PAWPAW SEEDS AS THERAPEUTIC AGENT FOR PARASITIC GASTRO-INTESTINAL HELMINTH OF GOATS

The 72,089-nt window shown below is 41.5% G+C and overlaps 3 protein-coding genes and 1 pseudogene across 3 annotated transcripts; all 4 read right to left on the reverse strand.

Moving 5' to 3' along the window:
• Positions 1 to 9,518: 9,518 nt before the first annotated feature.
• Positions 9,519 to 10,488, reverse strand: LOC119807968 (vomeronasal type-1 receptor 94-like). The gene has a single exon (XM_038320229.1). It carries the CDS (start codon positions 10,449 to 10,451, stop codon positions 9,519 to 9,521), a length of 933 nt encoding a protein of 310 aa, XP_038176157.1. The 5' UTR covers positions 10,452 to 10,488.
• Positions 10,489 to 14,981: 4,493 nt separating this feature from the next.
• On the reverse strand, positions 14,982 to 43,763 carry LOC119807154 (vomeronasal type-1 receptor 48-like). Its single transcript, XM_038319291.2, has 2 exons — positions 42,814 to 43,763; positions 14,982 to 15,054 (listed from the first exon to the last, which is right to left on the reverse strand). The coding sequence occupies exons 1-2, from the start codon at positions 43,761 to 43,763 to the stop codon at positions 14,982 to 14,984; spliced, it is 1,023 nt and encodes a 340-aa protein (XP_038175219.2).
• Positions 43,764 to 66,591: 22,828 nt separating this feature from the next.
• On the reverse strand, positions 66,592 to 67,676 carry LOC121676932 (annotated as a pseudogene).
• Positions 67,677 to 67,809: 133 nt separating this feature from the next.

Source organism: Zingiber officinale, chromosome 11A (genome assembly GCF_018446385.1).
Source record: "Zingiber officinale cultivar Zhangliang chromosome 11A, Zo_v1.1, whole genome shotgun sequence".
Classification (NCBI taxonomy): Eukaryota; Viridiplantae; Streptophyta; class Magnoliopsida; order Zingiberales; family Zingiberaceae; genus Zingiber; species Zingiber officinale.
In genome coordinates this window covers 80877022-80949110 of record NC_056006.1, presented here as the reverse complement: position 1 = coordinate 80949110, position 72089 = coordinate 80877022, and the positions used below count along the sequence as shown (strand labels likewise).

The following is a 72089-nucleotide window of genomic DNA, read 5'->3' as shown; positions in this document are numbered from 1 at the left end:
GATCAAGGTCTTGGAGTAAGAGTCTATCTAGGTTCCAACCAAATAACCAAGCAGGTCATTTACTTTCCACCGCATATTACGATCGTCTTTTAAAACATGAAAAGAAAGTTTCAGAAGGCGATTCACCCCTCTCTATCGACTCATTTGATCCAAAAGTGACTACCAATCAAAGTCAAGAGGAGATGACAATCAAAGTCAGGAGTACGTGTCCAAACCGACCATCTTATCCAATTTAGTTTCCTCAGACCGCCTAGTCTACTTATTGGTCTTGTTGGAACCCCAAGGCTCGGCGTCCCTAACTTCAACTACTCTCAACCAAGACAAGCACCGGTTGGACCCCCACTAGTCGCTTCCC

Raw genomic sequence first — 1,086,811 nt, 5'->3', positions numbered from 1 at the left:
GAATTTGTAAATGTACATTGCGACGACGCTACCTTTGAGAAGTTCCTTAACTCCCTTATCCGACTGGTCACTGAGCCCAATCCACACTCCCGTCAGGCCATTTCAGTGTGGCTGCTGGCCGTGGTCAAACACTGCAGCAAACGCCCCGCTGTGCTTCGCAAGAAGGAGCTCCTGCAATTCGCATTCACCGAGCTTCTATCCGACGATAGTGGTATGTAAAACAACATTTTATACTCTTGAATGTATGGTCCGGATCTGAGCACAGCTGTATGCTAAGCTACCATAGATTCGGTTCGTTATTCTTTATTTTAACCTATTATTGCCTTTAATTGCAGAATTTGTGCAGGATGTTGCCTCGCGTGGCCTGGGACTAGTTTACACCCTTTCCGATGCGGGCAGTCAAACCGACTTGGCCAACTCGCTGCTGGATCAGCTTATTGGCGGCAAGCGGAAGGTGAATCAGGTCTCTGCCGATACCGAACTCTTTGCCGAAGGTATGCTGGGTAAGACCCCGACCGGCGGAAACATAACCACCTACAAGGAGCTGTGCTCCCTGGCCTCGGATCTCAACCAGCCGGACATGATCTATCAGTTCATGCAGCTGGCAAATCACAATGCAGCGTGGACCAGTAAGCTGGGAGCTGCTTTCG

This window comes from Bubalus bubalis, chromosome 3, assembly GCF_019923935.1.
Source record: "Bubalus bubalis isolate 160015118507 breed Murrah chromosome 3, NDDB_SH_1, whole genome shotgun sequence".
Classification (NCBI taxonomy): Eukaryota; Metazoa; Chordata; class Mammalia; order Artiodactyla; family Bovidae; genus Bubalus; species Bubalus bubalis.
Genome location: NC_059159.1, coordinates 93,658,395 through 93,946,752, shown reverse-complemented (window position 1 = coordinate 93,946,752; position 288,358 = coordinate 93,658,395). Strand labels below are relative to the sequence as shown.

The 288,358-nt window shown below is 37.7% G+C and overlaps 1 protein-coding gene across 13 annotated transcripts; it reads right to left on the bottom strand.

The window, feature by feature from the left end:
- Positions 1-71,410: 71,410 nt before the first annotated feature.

Nine female West African dwarf (WAD) goats naturally infested with gastrointestinal helminthes were used to assess the efficacy of pawpaw seeds suspension vis-à-vis that of levamisole in the treatment of gastrointestinal nematodes of goats. The animals were allotted into 3 groups: 1,2 and 3 of three animals each in a completely randomized arrangement. Group one was treated with pawpaw seds (dried and gound) at 50mg/kg orally, biweekly for six weeks; while the second group was given levamisole at 7.5mg/kg 1/m; Group 3 was left as untreated control. The approximate efficacy rating of 86.46%, 95.92% for Oesophagostomum; 94.50%, 98.54% for Trichuris and 92.61%, 94.06% for Trichostrongylus was established for treatment 1 and 2 respectively. However in the untreated control, the efficacy rating is not applicable since there were increase in egg per gram (EPG) in faeces across all the nematode types identified. Levamisole produced higher efficacy rating across all the nematode types compared to pawpaw seeds. There were gradual weight gains in treated animals while there were corresponding weight loss in the untreated ones. The PCV and Hb evaluations of treated animals were within the normal physiological range of values for each blood parameter unlike the untreated that fell below.